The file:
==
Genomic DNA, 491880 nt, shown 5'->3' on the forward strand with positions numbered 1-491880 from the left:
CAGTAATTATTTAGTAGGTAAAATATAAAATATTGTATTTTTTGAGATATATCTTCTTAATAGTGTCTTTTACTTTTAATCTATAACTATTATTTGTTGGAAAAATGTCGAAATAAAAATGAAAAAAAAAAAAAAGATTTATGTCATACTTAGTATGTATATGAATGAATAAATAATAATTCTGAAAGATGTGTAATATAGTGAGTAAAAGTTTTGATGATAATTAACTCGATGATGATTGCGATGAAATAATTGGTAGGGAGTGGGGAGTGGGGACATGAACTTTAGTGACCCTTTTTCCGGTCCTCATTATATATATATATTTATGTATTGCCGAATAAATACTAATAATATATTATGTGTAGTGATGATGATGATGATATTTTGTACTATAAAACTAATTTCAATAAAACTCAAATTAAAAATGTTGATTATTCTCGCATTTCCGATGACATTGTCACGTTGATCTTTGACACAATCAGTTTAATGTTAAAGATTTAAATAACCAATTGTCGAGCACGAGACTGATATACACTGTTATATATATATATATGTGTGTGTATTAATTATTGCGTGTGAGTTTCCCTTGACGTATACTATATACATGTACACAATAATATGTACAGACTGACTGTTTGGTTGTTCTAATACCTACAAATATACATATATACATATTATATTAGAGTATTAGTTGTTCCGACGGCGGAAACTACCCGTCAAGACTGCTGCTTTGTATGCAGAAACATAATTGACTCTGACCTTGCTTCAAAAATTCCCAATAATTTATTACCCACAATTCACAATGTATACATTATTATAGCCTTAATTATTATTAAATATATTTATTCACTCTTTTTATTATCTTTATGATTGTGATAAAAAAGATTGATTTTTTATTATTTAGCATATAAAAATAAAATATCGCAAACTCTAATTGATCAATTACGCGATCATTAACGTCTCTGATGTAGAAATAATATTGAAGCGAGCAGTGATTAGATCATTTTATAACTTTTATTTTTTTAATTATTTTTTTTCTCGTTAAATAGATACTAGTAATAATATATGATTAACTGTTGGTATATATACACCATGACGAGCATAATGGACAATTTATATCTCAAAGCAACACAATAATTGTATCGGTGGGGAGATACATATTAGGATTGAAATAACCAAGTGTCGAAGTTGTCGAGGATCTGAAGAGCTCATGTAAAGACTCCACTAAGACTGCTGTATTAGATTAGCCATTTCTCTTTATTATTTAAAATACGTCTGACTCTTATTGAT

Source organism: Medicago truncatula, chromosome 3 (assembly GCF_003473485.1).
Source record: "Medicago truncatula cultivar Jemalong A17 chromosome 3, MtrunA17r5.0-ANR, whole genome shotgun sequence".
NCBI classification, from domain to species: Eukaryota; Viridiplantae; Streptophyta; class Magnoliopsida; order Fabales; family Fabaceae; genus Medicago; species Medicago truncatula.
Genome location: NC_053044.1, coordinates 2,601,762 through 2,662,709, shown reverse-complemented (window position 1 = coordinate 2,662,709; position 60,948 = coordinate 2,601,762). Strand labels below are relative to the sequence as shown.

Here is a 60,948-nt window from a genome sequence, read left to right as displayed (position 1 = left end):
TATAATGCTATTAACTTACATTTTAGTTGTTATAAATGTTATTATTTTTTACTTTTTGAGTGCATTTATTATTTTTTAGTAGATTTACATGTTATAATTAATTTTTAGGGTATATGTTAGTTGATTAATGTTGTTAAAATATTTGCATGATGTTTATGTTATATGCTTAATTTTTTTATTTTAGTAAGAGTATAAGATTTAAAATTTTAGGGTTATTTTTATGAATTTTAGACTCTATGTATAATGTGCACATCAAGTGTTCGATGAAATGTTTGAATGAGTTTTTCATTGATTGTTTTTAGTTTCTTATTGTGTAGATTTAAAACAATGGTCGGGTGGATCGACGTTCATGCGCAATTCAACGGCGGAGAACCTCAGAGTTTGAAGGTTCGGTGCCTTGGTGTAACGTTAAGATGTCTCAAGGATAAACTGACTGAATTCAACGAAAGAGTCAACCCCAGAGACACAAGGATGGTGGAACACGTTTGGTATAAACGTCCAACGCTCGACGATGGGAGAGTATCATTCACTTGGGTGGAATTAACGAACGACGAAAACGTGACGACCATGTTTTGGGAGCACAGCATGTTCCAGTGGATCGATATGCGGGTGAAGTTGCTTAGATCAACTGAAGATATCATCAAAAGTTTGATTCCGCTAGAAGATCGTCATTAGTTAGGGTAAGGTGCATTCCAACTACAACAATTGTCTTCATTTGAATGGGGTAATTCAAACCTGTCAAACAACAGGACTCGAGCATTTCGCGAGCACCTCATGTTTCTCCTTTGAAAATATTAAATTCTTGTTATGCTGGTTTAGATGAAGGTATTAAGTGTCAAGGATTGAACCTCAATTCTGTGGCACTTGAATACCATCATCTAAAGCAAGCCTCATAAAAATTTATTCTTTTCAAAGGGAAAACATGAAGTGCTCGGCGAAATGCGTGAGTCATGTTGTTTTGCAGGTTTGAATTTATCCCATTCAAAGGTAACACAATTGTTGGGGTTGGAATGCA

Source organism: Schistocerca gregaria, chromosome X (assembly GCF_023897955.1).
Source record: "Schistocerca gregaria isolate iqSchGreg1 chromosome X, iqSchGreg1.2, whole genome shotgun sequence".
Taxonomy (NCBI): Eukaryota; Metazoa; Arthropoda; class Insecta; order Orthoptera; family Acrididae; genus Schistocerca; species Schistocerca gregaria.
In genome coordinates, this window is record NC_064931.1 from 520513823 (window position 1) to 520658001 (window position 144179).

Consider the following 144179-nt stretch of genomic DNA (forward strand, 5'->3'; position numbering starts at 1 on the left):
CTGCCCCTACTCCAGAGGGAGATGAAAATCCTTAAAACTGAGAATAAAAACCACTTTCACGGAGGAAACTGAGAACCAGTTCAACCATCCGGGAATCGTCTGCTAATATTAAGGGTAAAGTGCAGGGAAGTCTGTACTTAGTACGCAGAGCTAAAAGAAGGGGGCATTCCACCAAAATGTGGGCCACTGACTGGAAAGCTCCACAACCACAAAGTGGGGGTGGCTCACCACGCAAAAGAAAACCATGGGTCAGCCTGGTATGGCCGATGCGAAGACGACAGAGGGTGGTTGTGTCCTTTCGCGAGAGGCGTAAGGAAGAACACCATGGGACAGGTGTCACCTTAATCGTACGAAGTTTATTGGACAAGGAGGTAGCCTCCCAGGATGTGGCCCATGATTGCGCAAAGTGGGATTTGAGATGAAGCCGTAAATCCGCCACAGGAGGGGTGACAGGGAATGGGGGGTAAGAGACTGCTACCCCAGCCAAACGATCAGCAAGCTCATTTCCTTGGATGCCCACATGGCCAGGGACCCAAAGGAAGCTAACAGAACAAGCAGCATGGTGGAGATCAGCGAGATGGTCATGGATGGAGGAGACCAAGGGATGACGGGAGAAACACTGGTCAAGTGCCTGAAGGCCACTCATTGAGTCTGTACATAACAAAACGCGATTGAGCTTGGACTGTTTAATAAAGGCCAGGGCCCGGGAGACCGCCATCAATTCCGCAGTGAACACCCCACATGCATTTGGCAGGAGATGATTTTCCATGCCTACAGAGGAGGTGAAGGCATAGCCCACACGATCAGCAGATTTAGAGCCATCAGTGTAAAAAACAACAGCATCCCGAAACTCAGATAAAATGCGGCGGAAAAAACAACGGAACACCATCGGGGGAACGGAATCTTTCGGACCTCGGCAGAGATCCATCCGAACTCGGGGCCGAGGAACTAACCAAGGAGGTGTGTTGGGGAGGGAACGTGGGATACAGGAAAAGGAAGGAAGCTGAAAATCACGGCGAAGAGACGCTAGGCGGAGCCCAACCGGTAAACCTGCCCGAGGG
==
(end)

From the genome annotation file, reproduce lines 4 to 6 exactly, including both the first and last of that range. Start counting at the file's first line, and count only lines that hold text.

Source record: "Medicago truncatula cultivar Jemalong A17 chromosome 3, MtrunA17r5.0-ANR, whole genome shotgun sequence".
NCBI classification, from domain to species: Eukaryota; Viridiplantae; Streptophyta; class Magnoliopsida; order Fabales; family Fabaceae; genus Medicago; species Medicago truncatula.
Genome location: NC_053044.1, coordinates 2,601,762 through 2,662,709, shown reverse-complemented (window position 1 = coordinate 2,662,709; position 60,948 = coordinate 2,601,762). Strand labels below are relative to the sequence as shown.